Canyons Survey Cruise 2007

 

The aims of the R/V Celtic Explorer cruise were to acquire high resolution multibeam, sub-bottom profiler and camera data in the SW Approaches area, located approximately 320km southwest of Land’s End. The cruise not only mapped the variable morphology of the SW Approaches area, but also investigated the biological communities within the canyon system for the assessment of potential Special Areas of Conservation (SAC) under the EC Habitats and Birds Directive (Annex I). The cruise also tested the application of the survey standards and protocols developed under the MESH project. The cruise was the first thorough test for the recently completed MESH Guidance Framework, providing a ‘proof of concept’ from planning to completion.

 
Canyons
 
Over the fifteen day cruise on the Marine Institute’s “RV Celtic Explorer”, a detailed multibeam and backscatter survey focused on the canyons flanks, or interfluves, was undertaken, along with a boomer and sparker survey.  Groundtruthing was undertaken using a drop frame equipped with high resolution digital stills and video.  This research cruise will assist in identifying the extent of EC Habitats Directive Annex I reef habitat, and characterise the biological communities associated with it.  Further along the continental shelf break in the Bay of Biscay, occurrences of the cold water coral Lophelia pertusa have been recorded on canyon interfluves.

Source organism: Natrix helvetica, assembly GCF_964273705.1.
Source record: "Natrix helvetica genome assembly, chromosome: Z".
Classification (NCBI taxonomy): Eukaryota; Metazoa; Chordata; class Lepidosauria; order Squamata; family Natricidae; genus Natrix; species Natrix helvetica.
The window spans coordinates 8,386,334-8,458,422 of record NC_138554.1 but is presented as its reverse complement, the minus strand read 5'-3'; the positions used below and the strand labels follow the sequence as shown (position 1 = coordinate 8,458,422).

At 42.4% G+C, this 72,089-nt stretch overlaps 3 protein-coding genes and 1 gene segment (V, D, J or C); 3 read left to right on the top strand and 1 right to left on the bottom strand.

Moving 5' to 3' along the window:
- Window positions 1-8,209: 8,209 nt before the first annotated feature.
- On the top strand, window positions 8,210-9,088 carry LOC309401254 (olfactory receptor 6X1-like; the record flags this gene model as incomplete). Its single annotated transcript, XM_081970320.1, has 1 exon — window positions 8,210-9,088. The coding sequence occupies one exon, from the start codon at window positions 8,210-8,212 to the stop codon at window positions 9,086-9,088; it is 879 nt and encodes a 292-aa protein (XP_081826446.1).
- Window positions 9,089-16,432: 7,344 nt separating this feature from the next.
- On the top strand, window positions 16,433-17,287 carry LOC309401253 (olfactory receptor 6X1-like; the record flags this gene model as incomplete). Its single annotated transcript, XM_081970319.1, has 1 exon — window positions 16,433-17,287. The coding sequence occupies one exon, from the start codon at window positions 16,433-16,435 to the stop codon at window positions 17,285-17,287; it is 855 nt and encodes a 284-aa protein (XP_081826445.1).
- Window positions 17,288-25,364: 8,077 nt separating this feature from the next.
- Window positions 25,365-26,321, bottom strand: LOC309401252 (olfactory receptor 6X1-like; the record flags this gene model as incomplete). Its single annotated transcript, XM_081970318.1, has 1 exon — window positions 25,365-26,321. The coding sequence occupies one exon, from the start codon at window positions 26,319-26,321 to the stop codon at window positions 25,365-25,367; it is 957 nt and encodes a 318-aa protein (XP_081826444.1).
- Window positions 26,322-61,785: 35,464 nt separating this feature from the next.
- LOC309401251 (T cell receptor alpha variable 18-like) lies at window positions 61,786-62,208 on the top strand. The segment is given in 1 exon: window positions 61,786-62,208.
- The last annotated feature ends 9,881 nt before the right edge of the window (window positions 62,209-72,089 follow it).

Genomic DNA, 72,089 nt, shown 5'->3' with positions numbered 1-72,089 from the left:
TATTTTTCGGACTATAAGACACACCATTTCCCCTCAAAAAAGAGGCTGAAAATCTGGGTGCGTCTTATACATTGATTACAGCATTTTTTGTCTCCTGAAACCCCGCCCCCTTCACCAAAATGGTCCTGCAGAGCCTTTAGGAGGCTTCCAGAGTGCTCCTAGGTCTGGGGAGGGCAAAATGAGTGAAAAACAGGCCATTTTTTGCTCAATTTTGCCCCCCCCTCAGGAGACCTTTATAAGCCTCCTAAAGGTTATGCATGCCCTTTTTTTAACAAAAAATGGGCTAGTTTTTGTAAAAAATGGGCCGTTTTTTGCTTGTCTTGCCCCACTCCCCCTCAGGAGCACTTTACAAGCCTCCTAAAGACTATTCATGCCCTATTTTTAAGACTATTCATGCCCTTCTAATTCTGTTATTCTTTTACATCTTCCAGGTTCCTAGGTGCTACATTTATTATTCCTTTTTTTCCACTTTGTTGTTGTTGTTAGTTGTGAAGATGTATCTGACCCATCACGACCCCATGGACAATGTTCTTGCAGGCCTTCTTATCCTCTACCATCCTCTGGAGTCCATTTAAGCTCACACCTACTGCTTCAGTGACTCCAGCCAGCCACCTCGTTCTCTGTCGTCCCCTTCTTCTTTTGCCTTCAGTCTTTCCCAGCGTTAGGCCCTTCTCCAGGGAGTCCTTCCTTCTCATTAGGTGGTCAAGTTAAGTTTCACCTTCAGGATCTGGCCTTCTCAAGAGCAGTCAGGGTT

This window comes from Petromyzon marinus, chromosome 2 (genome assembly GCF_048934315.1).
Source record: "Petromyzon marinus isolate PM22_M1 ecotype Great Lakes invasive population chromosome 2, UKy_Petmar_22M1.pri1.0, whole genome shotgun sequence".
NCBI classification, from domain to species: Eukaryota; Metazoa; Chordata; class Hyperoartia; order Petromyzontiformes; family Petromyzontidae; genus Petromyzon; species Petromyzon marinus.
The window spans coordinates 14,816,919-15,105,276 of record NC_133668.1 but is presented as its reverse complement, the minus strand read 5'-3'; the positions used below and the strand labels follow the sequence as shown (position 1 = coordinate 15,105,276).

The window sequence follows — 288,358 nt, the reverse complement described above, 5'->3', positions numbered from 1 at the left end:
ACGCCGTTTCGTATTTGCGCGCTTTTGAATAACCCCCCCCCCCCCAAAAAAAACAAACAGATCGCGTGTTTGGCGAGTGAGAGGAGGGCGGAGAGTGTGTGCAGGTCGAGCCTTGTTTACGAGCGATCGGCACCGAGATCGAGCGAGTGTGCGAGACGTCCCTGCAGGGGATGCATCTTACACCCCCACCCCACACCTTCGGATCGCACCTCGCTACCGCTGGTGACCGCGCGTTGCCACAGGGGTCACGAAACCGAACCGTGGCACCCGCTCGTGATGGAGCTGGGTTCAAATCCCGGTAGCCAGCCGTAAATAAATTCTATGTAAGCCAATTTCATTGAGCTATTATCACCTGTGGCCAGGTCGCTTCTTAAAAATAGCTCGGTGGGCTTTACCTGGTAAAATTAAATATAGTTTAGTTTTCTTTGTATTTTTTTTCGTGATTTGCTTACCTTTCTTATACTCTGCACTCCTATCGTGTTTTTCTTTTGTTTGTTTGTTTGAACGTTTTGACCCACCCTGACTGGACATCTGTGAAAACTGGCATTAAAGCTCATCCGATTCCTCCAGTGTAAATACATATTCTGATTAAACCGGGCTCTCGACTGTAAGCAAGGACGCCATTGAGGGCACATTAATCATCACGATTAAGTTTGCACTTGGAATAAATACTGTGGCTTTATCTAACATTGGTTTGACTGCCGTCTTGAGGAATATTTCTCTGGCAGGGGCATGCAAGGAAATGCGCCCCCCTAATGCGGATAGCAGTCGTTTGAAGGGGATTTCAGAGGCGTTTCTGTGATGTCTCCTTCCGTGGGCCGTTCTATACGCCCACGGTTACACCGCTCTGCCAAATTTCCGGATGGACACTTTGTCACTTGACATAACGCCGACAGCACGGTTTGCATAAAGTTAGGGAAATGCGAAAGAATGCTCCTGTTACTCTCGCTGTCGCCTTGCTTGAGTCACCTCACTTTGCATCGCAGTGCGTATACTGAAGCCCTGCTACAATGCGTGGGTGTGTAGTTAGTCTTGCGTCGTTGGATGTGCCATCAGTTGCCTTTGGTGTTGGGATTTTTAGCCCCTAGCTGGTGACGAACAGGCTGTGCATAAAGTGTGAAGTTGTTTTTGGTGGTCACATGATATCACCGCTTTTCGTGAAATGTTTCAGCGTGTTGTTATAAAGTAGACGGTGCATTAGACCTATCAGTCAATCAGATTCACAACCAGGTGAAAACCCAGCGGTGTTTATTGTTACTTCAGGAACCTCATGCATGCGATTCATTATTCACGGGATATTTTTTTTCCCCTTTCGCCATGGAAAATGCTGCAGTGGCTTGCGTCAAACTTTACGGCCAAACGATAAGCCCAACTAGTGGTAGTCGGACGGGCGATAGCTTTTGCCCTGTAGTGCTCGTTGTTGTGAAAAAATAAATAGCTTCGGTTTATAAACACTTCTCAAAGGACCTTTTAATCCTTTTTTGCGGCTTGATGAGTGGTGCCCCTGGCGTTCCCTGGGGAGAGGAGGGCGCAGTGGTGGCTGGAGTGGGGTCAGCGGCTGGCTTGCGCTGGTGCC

Cruise1 Cruise2 Cruise3
 
For more detailed information on the cruise please read the report below.    
 

 

Three large exhibition boards and numberous photographs have been prepared for display and are available to loan on request.

 

Exhibition boards

 

Exhibition at the Plymouth Aquarium showing the results from the Canyons Cruise Survey

 

 

Acknowledgements

 

Data contained in this report were recorded during a collaborative survey involving the Joint Nature Conservation Committee, the Marine Institute, the British Geological Survey and the University of Plymouth. Defra Natural Environment Group Science Division (CRO 361) made a significant contribution to this work.
All material variously copyrighted by MESH project partners 2004-2010
 
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